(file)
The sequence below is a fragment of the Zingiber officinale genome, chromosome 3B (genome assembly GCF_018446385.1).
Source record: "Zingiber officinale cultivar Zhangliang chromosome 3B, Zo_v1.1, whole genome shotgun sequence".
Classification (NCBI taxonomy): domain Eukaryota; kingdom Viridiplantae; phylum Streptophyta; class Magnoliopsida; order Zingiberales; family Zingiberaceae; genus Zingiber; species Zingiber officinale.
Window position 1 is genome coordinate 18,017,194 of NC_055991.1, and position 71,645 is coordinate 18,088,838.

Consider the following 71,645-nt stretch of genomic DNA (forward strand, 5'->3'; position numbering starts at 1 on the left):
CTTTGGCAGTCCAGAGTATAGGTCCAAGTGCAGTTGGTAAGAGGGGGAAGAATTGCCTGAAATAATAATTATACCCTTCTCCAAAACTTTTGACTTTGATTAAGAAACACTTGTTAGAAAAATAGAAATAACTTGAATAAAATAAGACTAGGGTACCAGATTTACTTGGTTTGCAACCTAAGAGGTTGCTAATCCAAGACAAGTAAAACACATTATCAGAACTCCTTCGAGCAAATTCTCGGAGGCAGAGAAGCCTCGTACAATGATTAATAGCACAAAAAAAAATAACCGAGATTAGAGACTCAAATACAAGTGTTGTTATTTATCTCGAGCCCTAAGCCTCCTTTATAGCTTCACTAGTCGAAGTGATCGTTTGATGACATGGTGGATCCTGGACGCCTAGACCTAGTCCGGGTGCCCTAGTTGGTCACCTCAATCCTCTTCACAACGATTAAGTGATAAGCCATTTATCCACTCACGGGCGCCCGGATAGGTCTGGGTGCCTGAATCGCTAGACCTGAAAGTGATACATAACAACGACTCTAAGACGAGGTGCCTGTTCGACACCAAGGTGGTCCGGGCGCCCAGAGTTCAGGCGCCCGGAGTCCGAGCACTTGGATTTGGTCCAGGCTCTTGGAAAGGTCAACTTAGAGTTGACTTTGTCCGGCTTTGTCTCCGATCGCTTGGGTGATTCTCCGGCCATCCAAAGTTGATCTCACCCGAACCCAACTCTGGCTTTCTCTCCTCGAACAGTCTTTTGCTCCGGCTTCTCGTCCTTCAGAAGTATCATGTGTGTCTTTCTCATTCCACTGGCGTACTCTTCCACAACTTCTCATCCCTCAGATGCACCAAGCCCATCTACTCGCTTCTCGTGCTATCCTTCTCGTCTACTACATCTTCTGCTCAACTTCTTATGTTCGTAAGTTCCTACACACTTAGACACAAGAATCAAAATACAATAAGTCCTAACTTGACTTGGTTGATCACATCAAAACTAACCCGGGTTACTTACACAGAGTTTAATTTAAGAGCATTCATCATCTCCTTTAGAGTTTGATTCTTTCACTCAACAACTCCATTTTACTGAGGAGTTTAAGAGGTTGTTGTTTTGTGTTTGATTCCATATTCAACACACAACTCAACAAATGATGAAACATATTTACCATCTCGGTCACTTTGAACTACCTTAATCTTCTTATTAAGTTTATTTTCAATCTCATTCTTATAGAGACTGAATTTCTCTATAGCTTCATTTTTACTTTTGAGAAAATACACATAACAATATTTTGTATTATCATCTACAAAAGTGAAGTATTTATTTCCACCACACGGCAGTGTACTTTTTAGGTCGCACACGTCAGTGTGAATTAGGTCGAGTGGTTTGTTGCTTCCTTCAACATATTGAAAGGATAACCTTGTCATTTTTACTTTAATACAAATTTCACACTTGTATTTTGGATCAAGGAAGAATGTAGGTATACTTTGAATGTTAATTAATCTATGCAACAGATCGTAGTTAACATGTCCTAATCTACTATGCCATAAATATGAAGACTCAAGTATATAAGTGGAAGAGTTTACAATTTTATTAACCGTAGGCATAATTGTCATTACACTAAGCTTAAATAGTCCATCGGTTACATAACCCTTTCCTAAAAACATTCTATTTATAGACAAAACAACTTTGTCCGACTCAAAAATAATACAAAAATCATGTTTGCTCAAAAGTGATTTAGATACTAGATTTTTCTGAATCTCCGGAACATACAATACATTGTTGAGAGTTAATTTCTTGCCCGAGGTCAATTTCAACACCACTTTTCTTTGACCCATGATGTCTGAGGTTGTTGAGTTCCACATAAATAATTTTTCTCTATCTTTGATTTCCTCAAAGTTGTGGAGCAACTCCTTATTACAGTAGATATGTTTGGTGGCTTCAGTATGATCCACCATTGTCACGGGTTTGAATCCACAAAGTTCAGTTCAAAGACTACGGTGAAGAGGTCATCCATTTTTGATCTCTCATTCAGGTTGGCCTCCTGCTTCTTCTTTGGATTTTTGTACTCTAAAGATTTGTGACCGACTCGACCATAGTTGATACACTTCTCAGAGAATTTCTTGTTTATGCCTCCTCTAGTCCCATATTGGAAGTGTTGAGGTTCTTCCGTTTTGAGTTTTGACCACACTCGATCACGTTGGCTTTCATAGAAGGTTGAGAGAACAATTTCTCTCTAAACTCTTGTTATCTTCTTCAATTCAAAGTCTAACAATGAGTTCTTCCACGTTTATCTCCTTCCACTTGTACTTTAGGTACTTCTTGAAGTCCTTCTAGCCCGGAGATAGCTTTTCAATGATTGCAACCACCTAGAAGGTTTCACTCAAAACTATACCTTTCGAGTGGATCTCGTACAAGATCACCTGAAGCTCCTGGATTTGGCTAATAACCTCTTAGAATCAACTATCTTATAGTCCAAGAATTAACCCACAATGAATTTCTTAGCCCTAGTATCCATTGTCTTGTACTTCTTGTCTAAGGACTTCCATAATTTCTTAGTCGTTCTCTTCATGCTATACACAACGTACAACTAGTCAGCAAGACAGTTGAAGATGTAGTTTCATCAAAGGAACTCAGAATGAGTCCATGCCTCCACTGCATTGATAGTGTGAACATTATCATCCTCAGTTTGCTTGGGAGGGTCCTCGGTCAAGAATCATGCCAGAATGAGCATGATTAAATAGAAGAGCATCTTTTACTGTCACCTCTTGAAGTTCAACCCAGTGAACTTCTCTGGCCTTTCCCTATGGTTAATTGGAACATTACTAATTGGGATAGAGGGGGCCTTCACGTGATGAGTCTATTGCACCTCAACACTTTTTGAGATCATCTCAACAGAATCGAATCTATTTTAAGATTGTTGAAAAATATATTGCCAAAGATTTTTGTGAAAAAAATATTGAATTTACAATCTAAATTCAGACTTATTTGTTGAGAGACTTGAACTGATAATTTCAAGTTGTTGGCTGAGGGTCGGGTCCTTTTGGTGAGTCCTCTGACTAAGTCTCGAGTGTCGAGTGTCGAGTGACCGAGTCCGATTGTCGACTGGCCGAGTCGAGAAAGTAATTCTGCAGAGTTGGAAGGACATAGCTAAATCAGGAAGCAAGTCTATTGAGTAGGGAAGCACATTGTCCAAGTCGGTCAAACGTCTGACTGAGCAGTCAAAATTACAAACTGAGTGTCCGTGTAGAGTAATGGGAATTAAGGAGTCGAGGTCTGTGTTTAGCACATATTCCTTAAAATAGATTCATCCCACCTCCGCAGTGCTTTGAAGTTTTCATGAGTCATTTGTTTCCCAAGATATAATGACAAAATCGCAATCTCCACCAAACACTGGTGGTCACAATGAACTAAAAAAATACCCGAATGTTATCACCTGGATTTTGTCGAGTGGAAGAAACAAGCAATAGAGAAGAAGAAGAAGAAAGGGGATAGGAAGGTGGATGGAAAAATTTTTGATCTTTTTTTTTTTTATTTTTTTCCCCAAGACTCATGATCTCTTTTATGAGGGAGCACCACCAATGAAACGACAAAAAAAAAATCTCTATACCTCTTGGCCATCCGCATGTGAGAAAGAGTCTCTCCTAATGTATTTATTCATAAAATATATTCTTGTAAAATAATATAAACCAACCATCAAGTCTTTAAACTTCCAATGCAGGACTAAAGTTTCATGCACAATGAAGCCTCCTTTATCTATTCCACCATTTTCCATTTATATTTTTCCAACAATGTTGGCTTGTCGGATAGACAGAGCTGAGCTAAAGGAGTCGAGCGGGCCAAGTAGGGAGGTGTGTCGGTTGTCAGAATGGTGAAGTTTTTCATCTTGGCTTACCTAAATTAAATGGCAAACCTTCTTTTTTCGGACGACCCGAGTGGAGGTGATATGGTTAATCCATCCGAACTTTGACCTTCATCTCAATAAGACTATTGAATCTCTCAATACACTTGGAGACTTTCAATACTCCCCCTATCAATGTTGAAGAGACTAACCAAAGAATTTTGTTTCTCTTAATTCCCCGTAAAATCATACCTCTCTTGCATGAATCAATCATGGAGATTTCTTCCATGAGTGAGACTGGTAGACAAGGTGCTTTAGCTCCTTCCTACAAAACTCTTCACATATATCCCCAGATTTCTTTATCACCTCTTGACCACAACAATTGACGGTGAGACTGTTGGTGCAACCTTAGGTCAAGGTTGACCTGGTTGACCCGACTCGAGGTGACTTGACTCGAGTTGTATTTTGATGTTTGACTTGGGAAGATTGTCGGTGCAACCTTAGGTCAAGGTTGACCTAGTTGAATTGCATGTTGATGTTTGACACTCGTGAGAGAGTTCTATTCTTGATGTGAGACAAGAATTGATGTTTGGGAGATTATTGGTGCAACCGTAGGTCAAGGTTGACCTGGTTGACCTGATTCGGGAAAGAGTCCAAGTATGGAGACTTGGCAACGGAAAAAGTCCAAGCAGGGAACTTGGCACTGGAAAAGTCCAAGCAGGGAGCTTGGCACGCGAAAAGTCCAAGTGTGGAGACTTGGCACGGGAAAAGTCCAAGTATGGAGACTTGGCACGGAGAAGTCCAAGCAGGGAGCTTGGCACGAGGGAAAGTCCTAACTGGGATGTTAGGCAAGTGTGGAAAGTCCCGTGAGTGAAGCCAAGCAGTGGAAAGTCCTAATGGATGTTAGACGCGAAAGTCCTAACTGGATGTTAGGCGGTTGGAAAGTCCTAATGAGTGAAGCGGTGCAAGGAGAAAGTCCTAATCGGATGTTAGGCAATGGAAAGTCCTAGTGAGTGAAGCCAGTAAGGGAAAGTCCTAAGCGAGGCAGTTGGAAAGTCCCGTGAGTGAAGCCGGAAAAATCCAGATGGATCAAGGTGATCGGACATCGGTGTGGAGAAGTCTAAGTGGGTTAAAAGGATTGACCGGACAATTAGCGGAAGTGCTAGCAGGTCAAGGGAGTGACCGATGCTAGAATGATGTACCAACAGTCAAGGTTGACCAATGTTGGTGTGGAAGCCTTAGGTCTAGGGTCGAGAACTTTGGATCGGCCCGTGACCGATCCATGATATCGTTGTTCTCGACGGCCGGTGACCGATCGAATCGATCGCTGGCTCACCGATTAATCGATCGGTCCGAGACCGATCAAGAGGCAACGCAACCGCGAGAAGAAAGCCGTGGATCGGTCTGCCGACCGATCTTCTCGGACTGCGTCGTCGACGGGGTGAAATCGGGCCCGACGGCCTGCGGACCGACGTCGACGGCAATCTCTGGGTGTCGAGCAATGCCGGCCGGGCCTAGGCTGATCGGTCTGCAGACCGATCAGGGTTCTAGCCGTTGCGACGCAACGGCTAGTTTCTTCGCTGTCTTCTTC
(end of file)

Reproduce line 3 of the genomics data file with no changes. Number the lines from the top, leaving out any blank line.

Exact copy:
Classification (NCBI taxonomy): domain Eukaryota; kingdom Viridiplantae; phylum Streptophyta; class Magnoliopsida; order Zingiberales; family Zingiberaceae; genus Zingiber; species Zingiber officinale.